AT&T brought an advertising challenge against Verizon at the National Advertising Division, challenging a claim by Verizon that, “Verizon is the number one network choice in public safety."  AT&T argued that the claim conveys a broad message that Verizon Frontline is superior to similar offerings of competitors. The NAD held that Verizon's claim, which appeared in a commercial for its Verizon Frontline service, was supported.  Here's why. 

Verizon Frontline is Verizon’s wireless network solution for first responders and public safety personnel, providing services and features meant to enhance connectivity and response-readiness in emergency situations. The commercial depicted images of first responders such as firefighters, police officers, dispatchers, and paramedics, and other public safety workers, performing their jobs in emergency situations while using laptops or other equipment requiring network service. AT&T, as well as other carriers, also offer their own dedicated public safety network services.

While AT&T contended that the claim’s alleged broad superiority message was not supported, Verizon explained that the message conveyed by the claim is clearly regarding choice.  The Verizon Frontline network, Verizon argued, is chosen by more public service agencies than any other network, and there is no message about performance superiority being conveyed.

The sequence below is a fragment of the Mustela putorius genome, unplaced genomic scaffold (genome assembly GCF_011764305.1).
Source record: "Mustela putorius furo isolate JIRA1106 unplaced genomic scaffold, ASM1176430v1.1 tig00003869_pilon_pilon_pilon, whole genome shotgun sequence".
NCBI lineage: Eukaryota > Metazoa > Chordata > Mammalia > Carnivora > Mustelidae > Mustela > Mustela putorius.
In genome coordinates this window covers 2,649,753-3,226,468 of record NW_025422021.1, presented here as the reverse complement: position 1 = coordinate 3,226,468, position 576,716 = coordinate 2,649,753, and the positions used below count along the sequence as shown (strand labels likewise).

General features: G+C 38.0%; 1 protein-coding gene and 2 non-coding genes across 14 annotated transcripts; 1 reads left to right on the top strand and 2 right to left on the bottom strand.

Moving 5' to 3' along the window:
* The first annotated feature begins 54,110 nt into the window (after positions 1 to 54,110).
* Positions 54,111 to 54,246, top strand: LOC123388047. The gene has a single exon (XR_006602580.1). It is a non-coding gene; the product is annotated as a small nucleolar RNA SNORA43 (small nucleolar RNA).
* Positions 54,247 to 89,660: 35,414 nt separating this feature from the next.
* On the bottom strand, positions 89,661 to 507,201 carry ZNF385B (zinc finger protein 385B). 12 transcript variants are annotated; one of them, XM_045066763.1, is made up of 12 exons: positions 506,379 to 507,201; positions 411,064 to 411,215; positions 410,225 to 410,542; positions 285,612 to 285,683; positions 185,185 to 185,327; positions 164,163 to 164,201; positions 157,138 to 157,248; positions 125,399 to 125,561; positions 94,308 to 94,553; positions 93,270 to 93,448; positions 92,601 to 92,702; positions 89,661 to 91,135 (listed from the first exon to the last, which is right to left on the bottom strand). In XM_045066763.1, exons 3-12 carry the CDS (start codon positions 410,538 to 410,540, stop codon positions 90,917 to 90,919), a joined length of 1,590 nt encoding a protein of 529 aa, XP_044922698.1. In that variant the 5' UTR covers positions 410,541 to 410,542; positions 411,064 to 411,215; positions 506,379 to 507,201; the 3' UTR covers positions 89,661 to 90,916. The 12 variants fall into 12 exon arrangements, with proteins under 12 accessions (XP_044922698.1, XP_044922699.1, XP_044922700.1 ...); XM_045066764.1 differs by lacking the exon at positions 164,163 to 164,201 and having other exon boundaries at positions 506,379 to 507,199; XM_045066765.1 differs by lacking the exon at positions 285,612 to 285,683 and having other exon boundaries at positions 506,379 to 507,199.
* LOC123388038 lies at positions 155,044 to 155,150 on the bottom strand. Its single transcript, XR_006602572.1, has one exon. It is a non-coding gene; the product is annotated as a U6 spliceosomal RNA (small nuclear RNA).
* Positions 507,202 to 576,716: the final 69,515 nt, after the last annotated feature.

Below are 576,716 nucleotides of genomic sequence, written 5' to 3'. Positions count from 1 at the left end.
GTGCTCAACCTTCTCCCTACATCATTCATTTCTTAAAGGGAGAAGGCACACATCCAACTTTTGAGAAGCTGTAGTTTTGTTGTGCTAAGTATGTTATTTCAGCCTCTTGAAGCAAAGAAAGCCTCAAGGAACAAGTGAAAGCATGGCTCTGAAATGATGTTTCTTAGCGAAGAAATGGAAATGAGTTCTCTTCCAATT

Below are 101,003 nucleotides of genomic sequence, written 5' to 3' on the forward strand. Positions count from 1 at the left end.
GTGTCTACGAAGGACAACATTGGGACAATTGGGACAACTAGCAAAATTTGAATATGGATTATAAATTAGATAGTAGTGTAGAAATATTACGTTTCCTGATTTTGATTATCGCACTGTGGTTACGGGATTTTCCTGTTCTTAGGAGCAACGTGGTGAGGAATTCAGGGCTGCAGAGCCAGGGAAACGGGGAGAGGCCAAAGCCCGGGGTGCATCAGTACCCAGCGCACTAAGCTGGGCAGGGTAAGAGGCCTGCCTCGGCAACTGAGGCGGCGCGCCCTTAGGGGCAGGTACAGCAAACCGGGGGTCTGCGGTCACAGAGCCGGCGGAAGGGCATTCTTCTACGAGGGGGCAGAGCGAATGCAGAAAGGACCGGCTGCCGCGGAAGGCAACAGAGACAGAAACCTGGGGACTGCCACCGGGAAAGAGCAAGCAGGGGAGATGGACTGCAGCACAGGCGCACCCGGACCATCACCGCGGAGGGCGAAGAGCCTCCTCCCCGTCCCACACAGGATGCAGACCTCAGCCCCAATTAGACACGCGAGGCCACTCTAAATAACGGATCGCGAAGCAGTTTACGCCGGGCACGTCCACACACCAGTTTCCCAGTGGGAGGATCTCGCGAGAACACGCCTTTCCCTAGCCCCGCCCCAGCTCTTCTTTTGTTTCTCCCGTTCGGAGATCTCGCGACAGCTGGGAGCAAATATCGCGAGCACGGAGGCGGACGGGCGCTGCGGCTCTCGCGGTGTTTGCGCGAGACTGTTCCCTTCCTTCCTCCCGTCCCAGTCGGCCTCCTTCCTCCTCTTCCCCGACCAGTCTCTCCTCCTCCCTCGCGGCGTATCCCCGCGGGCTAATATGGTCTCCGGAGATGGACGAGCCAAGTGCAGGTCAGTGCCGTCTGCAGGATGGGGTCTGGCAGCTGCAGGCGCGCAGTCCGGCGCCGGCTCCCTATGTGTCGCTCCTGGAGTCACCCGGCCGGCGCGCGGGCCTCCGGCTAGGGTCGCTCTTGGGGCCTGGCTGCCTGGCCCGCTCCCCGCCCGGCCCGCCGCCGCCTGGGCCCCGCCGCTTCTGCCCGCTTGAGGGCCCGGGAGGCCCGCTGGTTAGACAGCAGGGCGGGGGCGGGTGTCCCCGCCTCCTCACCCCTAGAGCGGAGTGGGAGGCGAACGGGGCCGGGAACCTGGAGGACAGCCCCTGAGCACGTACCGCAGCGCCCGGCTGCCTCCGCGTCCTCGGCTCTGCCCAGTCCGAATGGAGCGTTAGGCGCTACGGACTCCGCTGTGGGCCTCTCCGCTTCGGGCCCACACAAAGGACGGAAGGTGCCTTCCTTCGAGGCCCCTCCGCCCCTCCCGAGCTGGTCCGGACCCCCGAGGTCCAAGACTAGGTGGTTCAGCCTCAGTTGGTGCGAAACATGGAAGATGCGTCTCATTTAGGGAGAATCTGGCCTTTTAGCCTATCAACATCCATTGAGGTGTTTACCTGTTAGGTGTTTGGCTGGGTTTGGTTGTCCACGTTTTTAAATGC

So, does Verizon’s claim communicate only a message about market share leadership, or does it go further to convey a broader superiority message? AT&T argued that it communicated a claim about superiority, taking into account the context of the commercial as a whole. NAD found, however, that the context of the commercial in which the claim appears did not “blur” the basis of the “number one choice” claim with performance superiority, as there were no references to Verizon’s competitors or other comparative claims. While previous NAD decisions have found a “blurring” of advertisers’ #1 claims with messages of performance superiority through express performance comparisons and comparative language, NAD did not find that to be the case here.

Further, NAD explained that the basis of the claim that Verizon Frontline is the #1 network choice in public safety, is right there, expressly stated in the claim; and “choice,” NAD said, is not a term of product performance or efficacy.

NAD/CARU Case Reports, Report #7208